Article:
Bermuda Ranked 34th In Financial Secrecy Index

November 2, 2015

Bermuda is ranked 34th in the 2015 Financial Secrecy Index, which was released today [Nov 2] by the UK-based Tax Justice Network.

The ranking has Switzerland in first, Hong Kong in second, the USA in third, Singapore in fourth, and Cayman Islands in fifth.

The 34th ranking is a change from the Financial Secrecy Index issued by the organisation two years ago [PDF], with Bermuda then ranked 14th.

“This unique index combines a secrecy score with a weighting to create a ranking of the secrecy jurisdictions and countries that most actively promote secrecy in global finance,” the organisation said in their release today.

“Most countries’ secrecy scores have improved. Real action is being taken to curb financial secrecy, as the OECD rolls out a system of automatic information exchange [AIE] where countries share relevant information to tackle tax evasion.

“The EU is starting to crack open shell companies by creating central registers of beneficial owners and making that information available to anyone with a legitimate interest. The EU is also requiring multinationals to provide country-by-country financial data.

“Our analysis also reveals that the United States is the jurisdiction of greatest concern, having made few concessions and posing serious threats to emerging transparency initiatives.

“Rising from sixth to third place in our index, the US is one of the few whose secrecy score worsened after 2013. Switzerland stays at the top of the index and for good reason: despite what you may have heard, Swiss banking secrecy is far from dead, though it has curbed its secrecy somewhat.

“The United Kingdom also remains a huge concern. While its own secrecy is moderate, its global network of secrecy jurisdictions – the Crown Dependencies and Overseas Territories – still operate in deep secrecy and have, for instance, not co-operated in creating public registers of beneficial ownership. The UK has failed to address this effectively, though it has the power to do so.

“Though the United Kingdom isn’t in our top ten, it supports a network of secrecy jurisdictions around the world, from Cayman to Bermuda to Jersey to the British Virgin Islands, whose trusts and shell companies hold many trillions of dollars’ worth of assets. Had we treated the UK and its dependent territories as a single unit it would easily top the 2015 index, above Switzerland.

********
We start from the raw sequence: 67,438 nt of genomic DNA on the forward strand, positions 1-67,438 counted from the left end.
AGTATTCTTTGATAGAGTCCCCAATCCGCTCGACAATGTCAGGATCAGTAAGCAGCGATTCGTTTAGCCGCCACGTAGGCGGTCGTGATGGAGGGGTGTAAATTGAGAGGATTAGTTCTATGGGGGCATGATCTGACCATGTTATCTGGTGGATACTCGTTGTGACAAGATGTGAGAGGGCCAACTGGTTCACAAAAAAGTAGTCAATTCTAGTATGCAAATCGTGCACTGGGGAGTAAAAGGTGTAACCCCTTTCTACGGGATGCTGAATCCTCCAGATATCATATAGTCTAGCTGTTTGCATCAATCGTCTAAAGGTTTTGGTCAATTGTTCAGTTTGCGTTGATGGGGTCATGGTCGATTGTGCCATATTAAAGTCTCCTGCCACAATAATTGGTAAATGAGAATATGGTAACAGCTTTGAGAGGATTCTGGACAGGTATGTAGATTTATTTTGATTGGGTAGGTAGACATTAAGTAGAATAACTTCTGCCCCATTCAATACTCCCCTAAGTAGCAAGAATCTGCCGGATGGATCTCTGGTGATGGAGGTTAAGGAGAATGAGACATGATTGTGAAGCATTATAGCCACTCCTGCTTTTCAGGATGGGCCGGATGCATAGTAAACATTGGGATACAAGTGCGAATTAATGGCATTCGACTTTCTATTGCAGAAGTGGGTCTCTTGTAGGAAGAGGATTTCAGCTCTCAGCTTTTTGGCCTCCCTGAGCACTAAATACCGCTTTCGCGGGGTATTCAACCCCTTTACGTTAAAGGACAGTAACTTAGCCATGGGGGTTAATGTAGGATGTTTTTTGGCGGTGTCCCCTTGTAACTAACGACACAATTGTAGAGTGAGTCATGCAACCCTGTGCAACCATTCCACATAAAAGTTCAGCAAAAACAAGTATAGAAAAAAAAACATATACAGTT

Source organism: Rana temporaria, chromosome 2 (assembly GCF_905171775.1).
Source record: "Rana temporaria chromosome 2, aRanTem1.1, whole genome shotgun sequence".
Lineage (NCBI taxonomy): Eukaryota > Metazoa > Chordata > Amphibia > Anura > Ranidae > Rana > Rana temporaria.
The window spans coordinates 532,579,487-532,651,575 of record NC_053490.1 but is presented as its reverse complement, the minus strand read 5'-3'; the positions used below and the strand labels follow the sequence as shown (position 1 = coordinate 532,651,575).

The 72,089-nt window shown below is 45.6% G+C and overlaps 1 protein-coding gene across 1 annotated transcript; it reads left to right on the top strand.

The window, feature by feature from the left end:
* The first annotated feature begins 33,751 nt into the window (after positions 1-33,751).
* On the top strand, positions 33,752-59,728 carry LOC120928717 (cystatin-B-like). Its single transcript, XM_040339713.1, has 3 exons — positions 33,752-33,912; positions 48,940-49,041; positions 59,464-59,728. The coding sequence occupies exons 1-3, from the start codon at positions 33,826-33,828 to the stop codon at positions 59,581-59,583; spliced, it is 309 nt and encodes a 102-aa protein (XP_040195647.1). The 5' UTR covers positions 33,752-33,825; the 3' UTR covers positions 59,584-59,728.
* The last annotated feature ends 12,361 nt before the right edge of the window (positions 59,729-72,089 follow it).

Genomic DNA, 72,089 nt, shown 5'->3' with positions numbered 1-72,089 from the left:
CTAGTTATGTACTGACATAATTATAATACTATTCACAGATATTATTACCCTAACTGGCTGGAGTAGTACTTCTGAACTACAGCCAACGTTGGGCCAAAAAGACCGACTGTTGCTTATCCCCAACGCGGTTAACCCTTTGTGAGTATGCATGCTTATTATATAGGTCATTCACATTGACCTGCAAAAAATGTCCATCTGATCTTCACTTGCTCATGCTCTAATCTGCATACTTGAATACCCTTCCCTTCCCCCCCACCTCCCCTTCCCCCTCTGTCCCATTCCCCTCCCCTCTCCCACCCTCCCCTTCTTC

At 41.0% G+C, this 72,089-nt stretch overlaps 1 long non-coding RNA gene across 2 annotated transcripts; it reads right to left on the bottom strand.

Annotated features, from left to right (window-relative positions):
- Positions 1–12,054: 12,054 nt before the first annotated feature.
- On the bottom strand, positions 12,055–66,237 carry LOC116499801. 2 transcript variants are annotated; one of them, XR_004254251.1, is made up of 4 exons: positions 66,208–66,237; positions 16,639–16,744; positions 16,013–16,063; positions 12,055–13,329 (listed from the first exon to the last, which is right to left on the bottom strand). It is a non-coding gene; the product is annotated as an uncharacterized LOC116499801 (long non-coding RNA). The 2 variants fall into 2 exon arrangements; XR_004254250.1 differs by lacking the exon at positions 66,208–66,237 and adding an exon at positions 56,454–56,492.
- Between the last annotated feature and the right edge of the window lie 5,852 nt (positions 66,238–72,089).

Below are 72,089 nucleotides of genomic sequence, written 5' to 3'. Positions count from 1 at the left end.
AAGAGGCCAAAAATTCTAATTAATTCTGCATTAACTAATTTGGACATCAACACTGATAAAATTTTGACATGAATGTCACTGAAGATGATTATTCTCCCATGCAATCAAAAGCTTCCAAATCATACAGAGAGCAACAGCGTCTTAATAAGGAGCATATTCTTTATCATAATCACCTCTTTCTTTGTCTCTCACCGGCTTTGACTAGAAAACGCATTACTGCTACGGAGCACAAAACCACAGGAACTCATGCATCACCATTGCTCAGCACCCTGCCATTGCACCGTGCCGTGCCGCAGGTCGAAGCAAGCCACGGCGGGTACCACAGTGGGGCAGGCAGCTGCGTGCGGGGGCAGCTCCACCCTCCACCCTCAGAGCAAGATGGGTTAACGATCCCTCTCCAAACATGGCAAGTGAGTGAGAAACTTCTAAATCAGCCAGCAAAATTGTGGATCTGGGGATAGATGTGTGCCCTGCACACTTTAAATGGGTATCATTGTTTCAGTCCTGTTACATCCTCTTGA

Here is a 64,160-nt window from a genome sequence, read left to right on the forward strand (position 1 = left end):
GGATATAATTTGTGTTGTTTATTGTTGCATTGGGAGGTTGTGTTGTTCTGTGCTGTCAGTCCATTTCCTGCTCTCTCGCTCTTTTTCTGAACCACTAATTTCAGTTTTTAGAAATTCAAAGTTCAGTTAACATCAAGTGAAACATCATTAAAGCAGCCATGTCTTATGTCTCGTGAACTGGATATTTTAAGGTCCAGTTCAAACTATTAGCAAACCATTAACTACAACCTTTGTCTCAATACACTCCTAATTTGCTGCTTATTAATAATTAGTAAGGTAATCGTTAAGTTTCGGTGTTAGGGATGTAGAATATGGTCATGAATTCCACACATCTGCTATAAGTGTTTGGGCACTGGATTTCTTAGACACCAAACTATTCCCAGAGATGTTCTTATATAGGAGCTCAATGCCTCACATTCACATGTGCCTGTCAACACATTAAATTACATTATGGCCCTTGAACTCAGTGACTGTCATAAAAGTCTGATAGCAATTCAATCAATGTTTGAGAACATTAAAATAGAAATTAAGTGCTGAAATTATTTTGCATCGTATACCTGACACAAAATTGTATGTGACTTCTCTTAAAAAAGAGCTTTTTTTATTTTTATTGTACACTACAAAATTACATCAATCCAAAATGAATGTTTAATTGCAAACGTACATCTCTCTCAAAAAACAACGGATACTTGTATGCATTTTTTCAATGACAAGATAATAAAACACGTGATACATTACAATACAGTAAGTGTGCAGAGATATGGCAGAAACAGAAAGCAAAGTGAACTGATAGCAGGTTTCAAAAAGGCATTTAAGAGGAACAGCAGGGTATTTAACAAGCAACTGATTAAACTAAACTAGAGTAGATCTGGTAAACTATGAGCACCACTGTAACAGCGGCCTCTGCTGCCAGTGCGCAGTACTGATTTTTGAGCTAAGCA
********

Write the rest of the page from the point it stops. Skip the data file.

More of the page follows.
“The UK has prodded its offshore satellites forwards in the area of AIE, but has failed to force them to create public registries of beneficial ownership, despite having the power to do so. In the all-important area of trusts, it has played a central role in blocking progress, in stark contrast to its more amenable stance on shell companies.”

As far as Bermuda adopting a public register of beneficial ownership, Finance Minister Bob Richards has previously stated that Bermuda should not move to the new model of regulation until its adoption by Canada, the UK and USA as “to do so without simultaneous similar action by competing jurisdictions would put Bermuda at a significant competitive disadvantage and severely damage our economy.” The Minister’s position on the matter is supported by the Opposition PLP.”

The full 2015 Financial Secrecy Index ranking is below [PDF here]

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Comments (4)

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  1. Chaos Theory says:

    It really pisses me off when these people get certain things so wrong:

    QUOTE: “Recorded Company Ownership: Does the relevant authority obtain and keep updated details of the beneficial ownership of companies?
    Bermuda does not maintain company ownership details in official records”

    Bermuda is one of the few countries in the world that maintains records of beneficial ownership of companies. It is not open to the public, but we do have it, which is more than almost every other country on the list.

    If this fact was taken into account (and if the TJN actually did some proper research) I expect Bermuda’s ranking would be even better.

    • yamon says:

      It’s about public access not just maintaining a record.6

  2. jt says:

    “Though the United Kingdom isn’t in our top ten, it supports a network of secrecy jurisdictions around the world, from Cayman to Bermuda to Jersey to the British Virgin Islands, whose trusts and shell companies hold many trillions of dollars’ worth of assets. Had we treated the UK and its dependent territories as a single unit it.”
    Though Bermuda isn’t in their top 30 they still mention us in a statement like the above. The agenda seems clear.

  3. Truth (Original) says:

    Cool. Let’s start from number one and push for tax reform, working our way down the list.

    Leave Bermuda alone until you get to number 34.